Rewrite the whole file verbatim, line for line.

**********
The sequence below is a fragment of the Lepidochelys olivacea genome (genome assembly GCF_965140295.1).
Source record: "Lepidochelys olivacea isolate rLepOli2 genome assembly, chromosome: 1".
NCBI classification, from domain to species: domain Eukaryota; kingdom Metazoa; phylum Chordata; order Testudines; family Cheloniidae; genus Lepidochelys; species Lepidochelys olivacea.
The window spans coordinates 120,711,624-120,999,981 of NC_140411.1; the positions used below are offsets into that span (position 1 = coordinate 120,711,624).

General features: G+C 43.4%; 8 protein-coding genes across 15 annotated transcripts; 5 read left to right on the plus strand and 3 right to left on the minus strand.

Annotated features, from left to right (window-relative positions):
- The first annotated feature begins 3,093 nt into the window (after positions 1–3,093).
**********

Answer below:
The sequence below is a fragment of the Lepidochelys olivacea genome (genome assembly GCF_965140295.1).
Source record: "Lepidochelys olivacea isolate rLepOli2 genome assembly, chromosome: 1".
NCBI classification, from domain to species: domain Eukaryota; kingdom Metazoa; phylum Chordata; order Testudines; family Cheloniidae; genus Lepidochelys; species Lepidochelys olivacea.
The window spans coordinates 120,711,624-120,999,981 of NC_140411.1; the positions used below are offsets into that span (position 1 = coordinate 120,711,624).

General features: G+C 43.4%; 8 protein-coding genes across 15 annotated transcripts; 5 read left to right on the plus strand and 3 right to left on the minus strand.

Annotated features, from left to right (window-relative positions):
- The first annotated feature begins 3,093 nt into the window (after positions 1–3,093).